. At the public hearing which took place in the context of the Council's Compulsory Purchase Order (“CPO”) made on 25 June 2009, part of the Council's case was that the defendant's lands were located in the vicinity of a well-known traffic “pinch point” which was thereby required to be compulsorily acquired. It was conceded on behalf of the Council that “compensation will be paid by TC for loss of car parking spaces”. The Inspector's Report that followed, dated 12 February 2010, described plot 202 and plot 201 as occupying a corner location in the vicinity of a “well-known pinch point” along the road network “for which the Town Council has had a long-term objective to address…” The Inspector opined that “it would not be possible to implement a safe and effective improvement scheme at this location without acquiring these lands and the compulsory purchase of the objector's lands at this location is justified”. It was acknowledged in the Report that the proposed CPO for a Part 8 Road Improvement Scheme “will involve the loss of car parking spaces to the front of [the defendant's] premises…” Earlier in the Report, the Inspector stated that “the number of car parking spaces should be determined on the basis of the planning permission granted under Reg. Ref. 23774/538 which provided for a total of 11 spaces”.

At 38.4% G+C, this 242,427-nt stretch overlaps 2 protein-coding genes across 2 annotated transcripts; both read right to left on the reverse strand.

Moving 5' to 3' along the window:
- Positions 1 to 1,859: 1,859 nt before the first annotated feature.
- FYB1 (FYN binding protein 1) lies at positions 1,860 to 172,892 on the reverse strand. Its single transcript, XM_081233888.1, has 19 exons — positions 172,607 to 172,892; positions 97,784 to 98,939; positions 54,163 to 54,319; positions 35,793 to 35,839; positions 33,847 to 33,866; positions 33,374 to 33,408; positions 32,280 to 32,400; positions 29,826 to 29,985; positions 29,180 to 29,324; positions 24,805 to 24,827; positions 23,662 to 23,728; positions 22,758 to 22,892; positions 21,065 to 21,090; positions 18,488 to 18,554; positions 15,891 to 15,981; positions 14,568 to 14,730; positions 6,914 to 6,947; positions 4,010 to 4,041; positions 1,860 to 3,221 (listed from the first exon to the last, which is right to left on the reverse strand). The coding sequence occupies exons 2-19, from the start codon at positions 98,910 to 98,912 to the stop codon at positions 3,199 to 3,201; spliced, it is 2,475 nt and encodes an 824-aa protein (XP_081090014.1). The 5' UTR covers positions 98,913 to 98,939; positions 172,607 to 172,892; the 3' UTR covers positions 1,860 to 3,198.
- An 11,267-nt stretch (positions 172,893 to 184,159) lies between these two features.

The defendant's acquisition of the properties and their pre-acquisition planning history
6

. No. 2 Dara Court was acquired by the defendant on 24 April 1990 from a Ms. Maureen Cullen. Ms. Cullen had acquired ownership of No. 2 Dara Court in November 1975 in turn from a Mr. Daniel Donnelly. At the time of the purchase of this property by the defendant, it was a two-storey building laid out in bedsit units.

7

. By Indenture dated 24 January 1977, Mr. Donnelly sold the property adjacent to no. 2 Dara Court, which subsequently became no. 3 Dara Court with stores and offices on the corner of Corban's Lane, to Radio TV Rentals Limited who thereafter sold it to ETV Limited on 27 October 1993. ETV Limited in turn conveyed no. 3 to Mr. Alex Shields on 12 March 1997 who sold it on to Mr. Edward Ennis on 25 February 2003. Mr. Ennis then sold no. 3 to the defendant under Indenture dated 19 May 2007. Each conveyance described the property by reference to the map annexed to the indenture of conveyance from Mr. Donnelly to Ms. Cullen of no. 2 Dara Court dated 24 November 1975.

8

. No. 2 and no. 3 Dara Court are both situate on Corban's Lane with no. 3 located at the junction of Corban's Lane and the roadway hereinafter referred to as “Lough Buí”.